The life of Robert Shaw, who inspired generations of music and musicians with his scores and adaptations, takes the baton on American Masters this Sunday, June 23, at 2 p.m. on Arizona PBS.
Narrated by David Hyde Pierce, the biography traces Shaw’s journey as one of America’s greatest choral music conductors. Renowned for his interpretations of classical music’s choral masterpieces, Robert Shaw (April 30, 1916 – January 25, 1999) had no formal training yet inspired generations of musicians with the power of music. Known as the “dean of American choral singing,” Shaw’s career spanned six decades.
He was the son of a preacher and a self-taught musician who sold millions of recordings and received 16 Grammy Awards, a George Peabody Medal for Outstanding Contributions to Music in America, a Guggenheim fellowship and a National Medal of the Arts.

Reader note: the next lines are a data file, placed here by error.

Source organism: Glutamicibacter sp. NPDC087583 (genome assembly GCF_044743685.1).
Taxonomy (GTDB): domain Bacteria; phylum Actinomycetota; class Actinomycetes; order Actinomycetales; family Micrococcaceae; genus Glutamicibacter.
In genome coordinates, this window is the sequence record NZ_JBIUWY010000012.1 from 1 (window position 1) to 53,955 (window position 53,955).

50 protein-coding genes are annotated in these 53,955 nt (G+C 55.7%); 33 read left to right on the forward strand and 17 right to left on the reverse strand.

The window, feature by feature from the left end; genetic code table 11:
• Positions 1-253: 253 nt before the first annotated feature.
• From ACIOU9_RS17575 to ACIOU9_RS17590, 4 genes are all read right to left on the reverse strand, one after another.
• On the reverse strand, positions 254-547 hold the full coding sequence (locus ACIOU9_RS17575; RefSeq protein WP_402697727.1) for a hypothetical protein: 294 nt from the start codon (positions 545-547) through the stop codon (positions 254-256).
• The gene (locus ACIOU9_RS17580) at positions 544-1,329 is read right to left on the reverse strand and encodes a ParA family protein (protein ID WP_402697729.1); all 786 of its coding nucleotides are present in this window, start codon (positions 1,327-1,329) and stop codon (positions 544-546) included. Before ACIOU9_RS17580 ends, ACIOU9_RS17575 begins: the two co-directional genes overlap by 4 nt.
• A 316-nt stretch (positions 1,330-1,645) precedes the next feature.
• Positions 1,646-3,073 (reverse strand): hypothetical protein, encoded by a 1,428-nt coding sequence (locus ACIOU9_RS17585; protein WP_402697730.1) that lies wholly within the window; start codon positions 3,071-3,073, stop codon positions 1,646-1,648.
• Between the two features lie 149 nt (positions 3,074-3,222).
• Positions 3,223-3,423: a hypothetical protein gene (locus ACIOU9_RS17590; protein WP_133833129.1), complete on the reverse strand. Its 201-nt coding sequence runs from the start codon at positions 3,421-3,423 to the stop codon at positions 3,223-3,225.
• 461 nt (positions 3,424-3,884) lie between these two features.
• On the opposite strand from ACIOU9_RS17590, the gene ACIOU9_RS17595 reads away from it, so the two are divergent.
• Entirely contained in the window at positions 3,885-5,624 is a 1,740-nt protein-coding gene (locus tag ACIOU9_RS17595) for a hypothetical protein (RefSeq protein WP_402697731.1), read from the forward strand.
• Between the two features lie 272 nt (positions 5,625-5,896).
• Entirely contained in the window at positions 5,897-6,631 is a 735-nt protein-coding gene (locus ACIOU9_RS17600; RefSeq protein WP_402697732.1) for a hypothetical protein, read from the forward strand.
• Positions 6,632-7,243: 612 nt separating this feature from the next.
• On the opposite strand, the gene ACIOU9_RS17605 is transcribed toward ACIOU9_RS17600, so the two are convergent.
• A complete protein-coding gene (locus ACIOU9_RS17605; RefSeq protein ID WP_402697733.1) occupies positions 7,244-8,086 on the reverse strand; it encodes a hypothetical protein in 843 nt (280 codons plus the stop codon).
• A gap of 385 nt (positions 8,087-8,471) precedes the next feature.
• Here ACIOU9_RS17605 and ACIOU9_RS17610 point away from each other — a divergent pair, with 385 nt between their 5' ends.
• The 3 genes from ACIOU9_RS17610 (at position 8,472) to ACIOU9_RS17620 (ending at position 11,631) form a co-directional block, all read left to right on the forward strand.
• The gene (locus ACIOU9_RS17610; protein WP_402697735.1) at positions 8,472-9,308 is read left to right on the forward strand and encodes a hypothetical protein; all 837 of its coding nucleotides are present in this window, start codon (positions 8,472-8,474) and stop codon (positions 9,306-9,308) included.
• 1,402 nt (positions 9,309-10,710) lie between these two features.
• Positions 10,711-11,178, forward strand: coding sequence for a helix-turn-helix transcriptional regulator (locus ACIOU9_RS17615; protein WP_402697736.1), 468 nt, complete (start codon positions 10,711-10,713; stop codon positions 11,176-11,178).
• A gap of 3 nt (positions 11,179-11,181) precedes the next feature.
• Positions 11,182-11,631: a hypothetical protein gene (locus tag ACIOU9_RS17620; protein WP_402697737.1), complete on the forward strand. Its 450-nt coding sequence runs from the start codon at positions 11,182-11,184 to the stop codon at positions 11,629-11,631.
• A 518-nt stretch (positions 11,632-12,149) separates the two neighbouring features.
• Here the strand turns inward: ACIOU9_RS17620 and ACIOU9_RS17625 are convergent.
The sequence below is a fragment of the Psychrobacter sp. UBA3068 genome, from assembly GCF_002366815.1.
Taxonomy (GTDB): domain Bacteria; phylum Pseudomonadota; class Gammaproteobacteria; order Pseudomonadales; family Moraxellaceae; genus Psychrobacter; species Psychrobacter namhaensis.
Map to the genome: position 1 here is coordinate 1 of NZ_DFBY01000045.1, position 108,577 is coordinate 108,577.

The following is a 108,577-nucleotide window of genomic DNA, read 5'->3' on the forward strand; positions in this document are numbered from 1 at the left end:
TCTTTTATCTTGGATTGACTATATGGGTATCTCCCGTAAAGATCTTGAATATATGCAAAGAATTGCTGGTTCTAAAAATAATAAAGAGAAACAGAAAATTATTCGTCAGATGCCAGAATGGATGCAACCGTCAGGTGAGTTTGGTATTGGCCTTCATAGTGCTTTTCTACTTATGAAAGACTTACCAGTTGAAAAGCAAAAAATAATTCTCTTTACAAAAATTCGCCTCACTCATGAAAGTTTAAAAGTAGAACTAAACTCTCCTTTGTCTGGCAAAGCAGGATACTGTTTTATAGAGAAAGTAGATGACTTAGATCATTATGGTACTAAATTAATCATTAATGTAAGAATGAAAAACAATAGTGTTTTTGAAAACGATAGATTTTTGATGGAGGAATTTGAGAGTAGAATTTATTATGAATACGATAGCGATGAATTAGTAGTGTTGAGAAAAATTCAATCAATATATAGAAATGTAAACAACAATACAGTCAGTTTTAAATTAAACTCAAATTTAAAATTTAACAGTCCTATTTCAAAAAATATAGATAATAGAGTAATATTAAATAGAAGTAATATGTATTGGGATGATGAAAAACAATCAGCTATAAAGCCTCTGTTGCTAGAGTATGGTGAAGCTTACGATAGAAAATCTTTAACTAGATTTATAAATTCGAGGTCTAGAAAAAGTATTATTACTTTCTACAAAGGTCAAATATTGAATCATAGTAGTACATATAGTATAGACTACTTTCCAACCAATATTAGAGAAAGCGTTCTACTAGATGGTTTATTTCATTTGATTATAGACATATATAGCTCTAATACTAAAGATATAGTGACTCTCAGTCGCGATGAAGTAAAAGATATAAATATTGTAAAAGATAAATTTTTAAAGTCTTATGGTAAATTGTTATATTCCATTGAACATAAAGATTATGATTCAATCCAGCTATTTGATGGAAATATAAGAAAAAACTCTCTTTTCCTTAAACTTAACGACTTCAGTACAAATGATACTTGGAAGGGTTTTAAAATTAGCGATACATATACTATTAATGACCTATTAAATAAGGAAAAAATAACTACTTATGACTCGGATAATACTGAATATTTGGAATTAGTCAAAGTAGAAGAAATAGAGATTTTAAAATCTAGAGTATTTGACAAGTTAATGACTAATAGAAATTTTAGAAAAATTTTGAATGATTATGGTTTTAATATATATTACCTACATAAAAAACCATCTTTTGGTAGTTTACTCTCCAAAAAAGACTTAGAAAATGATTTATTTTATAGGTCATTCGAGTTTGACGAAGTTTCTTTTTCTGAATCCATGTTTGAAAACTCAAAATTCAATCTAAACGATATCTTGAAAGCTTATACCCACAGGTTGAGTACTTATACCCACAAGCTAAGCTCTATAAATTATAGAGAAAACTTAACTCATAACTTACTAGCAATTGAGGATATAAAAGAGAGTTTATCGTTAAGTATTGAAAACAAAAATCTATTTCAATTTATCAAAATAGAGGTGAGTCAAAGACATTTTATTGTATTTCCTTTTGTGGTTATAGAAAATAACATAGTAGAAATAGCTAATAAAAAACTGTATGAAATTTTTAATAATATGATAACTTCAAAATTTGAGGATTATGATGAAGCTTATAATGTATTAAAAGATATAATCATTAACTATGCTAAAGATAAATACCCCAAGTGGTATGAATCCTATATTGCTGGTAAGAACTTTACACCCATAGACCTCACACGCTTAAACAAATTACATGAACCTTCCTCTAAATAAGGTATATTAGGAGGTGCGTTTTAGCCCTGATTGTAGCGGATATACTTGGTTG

He was an early champion of the Civil Rights movement. But he also struggled with alcohol, anger and insecurity.
Interviews include musicians Yo-Yo Ma, Sylvia McNair, Alice Parker, Marietta Simpson and Florence Kopleff, as well as President Jimmy Carter and U.S. Ambassador to the United Nations Andrew Young. The film is packed with powerful performances, the film features a treasure trove of rare archival letters, photographs and concert footage gathered from around the world.